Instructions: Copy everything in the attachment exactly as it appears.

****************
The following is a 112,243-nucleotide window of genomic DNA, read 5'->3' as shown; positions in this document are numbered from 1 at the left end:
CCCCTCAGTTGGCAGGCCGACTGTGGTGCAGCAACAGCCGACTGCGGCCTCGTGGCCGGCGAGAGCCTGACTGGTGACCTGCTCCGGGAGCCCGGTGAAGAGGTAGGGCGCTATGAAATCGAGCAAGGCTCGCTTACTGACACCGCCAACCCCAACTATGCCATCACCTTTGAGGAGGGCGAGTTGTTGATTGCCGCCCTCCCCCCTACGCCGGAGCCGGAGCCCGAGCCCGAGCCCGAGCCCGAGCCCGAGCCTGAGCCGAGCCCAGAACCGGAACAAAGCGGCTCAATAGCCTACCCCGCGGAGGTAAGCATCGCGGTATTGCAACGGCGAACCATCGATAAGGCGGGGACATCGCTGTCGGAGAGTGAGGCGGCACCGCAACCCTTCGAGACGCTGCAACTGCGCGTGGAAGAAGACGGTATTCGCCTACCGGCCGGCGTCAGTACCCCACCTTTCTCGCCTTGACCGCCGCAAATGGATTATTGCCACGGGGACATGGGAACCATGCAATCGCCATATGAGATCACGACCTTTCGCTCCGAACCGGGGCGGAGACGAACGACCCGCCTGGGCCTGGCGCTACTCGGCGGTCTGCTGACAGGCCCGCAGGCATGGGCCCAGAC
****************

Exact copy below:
The following is a 112,243-nucleotide window of genomic DNA, read 5'->3' as shown; positions in this document are numbered from 1 at the left end:
CCCCTCAGTTGGCAGGCCGACTGTGGTGCAGCAACAGCCGACTGCGGCCTCGTGGCCGGCGAGAGCCTGACTGGTGACCTGCTCCGGGAGCCCGGTGAAGAGGTAGGGCGCTATGAAATCGAGCAAGGCTCGCTTACTGACACCGCCAACCCCAACTATGCCATCACCTTTGAGGAGGGCGAGTTGTTGATTGCCGCCCTCCCCCCTACGCCGGAGCCGGAGCCCGAGCCCGAGCCCGAGCCCGAGCCCGAGCCTGAGCCGAGCCCAGAACCGGAACAAAGCGGCTCAATAGCCTACCCCGCGGAGGTAAGCATCGCGGTATTGCAACGGCGAACCATCGATAAGGCGGGGACATCGCTGTCGGAGAGTGAGGCGGCACCGCAACCCTTCGAGACGCTGCAACTGCGCGTGGAAGAAGACGGTATTCGCCTACCGGCCGGCGTCAGTACCCCACCTTTCTCGCCTTGACCGCCGCAAATGGATTATTGCCACGGGGACATGGGAACCATGCAATCGCCATATGAGATCACGACCTTTCGCTCCGAACCGGGGCGGAGACGAACGACCCGCCTGGGCCTGGCGCTACTCGGCGGTCTGCTGACAGGCCCGCAGGCATGGGCCCAGAC